Friday, December 24, 2021

Book Report: "The History of the Ancient World: From the Earliest Accounts to the Fall of Rome"


The History of the Ancient World: From the Earliest Accounts to the Fall of RomeThe History of the Ancient World: From the Earliest Accounts to the Fall of Rome by Susan Wise Bauer
My rating: 4 of 5 stars

Setting out to encapsulate thousands of years of foggy, fuzzy human history into a relatable, relevant and cohesive narrative is no simple task.

Susan Wise Bauer accomplishes her goal with ease and simplicity, parsing mythology, conflicting records into a rough stab at what actually happened is a juggling act, and the author is up to the challenge.

I learned a lot from the book, which provided some illuminating insights about human nature and its tendency to organize, unite and divide over the eons. Bauer also lends a feminist perspective to many well-worn stories, offering insight that sheds new interpretations on the boy's club of history.

John Lee's narration in the Audible edition lends a sense of importance and authority to the prose, granting it something of a real-life "Game of Thrones" feel.

A couple significant flaws stifle Bauer's work. Her attention to the Chinese empires seems uninspired and obligatory, and there is no mention whatsoever of what was going on in Africa or the Americas during the rise and falls of the Western empires on which she spends most of her focus. "The ancient world" didn't only exist in Eurasia. A simple retitling to something like "The History of the Western World" would have fixed the issue.

As a whole, the book thrives. The writing is solid and lively, the sourcing is commendable and the momentum rarely wanes. Bauer's book is an empiric conquest worthy of Alexander.

View all my reviews

Monday, December 20, 2021

Google Pixel 6 Pro flexes its 5G muscles on T-Mobile network

If "New Year, New Phone, Who Dis?" is your 2022 game plan, Android aficionados will be hard-pressed to find much more attractive or durable options than the Google Pixel 6 Pro.

As 5G capabilities and technology continues to come into its own, with app developers scurrying to keep pace while maintaining fidelity with 4G devices, it becomes increasingly crucial to latch onto a reliable network. 

T-Mobile's infrastructure is up to the task, pumping in the gigabytes without any noticable interruption in an impressive array of circumstances. I found the network holding up just as well on rural highway slogs as it did in congested urban environments. Google's slick, slender tech works as a silk-smooth conduit to keep your video and downloads flowing at scorching speeds no matter where you find yourself.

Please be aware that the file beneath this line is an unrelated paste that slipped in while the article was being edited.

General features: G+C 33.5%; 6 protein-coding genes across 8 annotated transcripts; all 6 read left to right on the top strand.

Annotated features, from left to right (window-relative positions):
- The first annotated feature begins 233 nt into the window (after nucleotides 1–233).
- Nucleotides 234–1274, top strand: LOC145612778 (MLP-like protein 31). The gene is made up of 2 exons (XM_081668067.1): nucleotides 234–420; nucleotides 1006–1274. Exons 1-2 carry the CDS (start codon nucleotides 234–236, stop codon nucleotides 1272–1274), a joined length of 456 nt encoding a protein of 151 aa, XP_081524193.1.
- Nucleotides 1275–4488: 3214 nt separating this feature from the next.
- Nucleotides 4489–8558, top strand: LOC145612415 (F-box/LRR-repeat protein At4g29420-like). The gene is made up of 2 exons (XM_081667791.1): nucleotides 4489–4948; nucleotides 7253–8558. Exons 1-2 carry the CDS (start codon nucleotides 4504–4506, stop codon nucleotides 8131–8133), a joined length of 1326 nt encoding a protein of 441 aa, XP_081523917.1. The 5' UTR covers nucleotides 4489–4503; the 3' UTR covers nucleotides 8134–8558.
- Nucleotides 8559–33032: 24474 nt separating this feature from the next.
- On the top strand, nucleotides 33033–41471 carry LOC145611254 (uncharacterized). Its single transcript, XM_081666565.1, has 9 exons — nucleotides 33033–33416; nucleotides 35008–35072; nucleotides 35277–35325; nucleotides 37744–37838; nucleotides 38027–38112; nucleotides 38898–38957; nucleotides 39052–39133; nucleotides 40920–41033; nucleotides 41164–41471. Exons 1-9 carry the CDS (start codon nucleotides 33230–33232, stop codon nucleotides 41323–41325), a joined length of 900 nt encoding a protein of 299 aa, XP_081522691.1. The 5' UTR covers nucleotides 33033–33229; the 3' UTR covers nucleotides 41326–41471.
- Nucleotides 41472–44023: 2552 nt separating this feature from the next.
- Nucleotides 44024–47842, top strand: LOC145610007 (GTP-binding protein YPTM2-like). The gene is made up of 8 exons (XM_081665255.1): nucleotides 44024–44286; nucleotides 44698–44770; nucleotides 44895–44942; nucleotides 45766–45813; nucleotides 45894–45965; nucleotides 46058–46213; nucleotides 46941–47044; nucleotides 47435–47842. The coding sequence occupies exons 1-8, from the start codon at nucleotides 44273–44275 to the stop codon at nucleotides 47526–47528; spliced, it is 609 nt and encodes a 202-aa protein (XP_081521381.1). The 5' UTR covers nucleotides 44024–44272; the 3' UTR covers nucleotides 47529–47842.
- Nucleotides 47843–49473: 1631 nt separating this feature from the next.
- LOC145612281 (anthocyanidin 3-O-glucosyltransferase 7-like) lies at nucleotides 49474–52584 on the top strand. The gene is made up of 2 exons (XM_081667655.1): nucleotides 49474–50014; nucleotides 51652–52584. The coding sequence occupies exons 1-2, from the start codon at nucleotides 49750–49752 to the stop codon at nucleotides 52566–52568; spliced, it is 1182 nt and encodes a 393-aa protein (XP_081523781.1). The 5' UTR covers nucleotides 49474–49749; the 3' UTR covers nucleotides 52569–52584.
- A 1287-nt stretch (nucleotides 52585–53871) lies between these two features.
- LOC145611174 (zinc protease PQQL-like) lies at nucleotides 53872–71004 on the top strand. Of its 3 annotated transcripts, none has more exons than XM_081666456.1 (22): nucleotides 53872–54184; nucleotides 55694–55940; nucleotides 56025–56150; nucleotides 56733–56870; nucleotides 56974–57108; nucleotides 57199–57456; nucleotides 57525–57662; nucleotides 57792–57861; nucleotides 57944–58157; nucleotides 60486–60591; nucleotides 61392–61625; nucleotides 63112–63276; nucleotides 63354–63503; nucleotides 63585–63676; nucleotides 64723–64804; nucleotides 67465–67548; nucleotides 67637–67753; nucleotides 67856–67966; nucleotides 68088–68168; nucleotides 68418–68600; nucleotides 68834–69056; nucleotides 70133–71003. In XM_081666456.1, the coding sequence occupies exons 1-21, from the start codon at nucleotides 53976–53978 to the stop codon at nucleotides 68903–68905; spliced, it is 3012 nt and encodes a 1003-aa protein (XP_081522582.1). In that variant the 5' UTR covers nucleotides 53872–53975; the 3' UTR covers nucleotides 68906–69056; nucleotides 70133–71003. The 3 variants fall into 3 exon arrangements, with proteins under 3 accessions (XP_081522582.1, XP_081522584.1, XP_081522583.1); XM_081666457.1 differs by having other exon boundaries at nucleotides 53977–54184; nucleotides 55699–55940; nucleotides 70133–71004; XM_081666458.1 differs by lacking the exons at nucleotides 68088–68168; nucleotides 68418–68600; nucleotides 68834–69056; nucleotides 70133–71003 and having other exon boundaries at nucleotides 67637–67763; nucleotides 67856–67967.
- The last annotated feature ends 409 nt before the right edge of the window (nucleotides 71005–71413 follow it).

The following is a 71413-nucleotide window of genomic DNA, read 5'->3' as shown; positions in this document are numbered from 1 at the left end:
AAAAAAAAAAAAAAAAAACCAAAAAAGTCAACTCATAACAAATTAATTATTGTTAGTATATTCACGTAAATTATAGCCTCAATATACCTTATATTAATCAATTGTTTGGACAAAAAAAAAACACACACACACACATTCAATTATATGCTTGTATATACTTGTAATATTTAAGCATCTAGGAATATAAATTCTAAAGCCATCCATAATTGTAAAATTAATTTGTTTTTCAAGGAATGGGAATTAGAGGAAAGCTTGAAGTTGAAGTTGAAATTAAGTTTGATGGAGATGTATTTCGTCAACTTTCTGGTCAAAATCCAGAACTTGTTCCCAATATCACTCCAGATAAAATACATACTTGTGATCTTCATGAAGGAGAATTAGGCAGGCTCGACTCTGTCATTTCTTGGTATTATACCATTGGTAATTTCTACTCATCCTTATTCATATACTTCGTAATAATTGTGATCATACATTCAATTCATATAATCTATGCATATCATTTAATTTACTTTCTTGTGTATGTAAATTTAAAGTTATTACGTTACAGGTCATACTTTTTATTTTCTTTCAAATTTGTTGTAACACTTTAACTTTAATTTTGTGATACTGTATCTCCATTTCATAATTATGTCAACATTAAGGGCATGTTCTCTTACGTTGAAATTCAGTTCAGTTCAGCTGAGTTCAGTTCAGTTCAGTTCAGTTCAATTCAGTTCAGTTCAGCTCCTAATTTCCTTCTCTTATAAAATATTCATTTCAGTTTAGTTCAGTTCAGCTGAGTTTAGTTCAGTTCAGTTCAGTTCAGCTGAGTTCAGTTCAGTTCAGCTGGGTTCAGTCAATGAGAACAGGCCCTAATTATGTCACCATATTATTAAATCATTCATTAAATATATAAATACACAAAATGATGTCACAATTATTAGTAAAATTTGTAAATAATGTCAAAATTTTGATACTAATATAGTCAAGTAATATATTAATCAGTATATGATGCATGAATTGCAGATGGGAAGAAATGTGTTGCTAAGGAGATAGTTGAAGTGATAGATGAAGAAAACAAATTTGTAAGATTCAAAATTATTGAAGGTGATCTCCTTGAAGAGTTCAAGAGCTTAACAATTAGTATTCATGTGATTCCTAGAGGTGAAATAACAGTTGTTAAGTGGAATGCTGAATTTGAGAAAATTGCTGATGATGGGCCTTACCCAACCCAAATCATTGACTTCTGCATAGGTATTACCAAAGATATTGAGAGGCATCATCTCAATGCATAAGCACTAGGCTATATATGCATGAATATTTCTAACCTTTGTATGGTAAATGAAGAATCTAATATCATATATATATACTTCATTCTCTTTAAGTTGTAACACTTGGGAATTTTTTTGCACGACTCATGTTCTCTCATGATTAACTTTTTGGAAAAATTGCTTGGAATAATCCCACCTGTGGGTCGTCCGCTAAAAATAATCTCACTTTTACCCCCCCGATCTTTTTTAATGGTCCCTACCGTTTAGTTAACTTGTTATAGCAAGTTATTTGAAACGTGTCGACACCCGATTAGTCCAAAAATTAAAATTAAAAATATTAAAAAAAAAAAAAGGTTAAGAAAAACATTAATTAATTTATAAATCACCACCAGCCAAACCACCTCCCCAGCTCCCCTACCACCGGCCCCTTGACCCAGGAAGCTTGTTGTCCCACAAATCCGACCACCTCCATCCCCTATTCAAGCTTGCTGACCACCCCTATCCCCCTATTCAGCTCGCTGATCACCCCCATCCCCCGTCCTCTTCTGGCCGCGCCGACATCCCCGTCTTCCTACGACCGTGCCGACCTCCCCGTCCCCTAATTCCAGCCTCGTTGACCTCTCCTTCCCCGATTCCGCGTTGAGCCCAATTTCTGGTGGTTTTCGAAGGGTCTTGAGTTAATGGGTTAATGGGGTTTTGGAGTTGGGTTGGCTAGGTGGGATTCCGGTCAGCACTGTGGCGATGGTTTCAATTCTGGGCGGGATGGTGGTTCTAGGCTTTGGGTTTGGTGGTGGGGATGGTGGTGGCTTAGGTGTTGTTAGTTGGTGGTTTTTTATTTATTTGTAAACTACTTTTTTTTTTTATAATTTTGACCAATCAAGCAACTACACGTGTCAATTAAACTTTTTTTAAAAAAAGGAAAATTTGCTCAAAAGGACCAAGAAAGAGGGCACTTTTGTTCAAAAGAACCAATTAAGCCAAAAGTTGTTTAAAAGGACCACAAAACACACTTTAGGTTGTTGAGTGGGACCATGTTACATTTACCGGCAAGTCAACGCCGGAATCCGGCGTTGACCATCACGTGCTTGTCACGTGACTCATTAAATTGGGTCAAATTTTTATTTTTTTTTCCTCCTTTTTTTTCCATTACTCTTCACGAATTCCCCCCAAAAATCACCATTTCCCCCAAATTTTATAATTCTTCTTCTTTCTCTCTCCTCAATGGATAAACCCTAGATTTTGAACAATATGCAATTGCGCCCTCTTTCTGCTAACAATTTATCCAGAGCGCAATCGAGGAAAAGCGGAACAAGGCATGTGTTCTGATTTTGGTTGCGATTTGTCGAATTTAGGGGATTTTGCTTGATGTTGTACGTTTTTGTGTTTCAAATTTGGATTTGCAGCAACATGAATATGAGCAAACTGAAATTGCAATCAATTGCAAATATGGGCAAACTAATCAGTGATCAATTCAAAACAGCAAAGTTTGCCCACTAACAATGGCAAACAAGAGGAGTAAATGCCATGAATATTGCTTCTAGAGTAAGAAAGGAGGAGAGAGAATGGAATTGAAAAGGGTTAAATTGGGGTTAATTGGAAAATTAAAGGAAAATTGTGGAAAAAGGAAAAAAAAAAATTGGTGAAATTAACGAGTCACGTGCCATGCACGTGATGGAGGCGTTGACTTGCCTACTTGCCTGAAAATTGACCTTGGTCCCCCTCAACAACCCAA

The Google Pixel 6 Pro flies on the network as though it were a magic carpet.

The 6.7-inch device boasts a camera system that can hang with the likes of the latest high-end smartphones, a sharp glass-and-metal form factor and a smooth, easy-to-grasp interface geared to streamline your workflow. It may take some practice to get used to swipe commands rather than traditional back and forward button taps, but the Android 12 interface feels more natural the more time you spend with it. It all hums along on a Tensor processor geared to highlight the phone's strengths while minimizing its weaknesses.

At the top of the list of the phone's features is its gorgeous screen, which displays video, pictures and games with stunning clarity that can rival the iPhones and Galaxies of the world. 

The three-camera sytem, too, is devastatingly edgy, able to snag immaculate detail from distance with a 48-megapixel telelphoto lens and a 1.3-inch sensor that sucks in ambient light to produce stunning imagery in less-than-ideal circumstances. Also aiding the photographically-challenged: a Magic Eraser that wipes out photobombers with precision,

The battery life is a drawback, wilting a little in comparison against the likes of the OnePlus 8T+5G. Somewhat slow to charge and quick to deplete its battery -- especially while multitasking -- the device still easily lasts through an intensive work day, but don't expect it to carry you for long into the night without a little boost.

A case with grip is a must, because the phone is too slick for its own good, with a camera bar that makes for an awkward grip unless counteracted with a cover.

On balance, Google's Pixel line of devices continues to swing a heavy axe in the smartphone arms race. Phones are finally catching up to 5G networks, rather than struggling to catch up. The Pixel 6 Pro is geared to lead the charge instead of following along.

 Review unit provided by T-Mobile.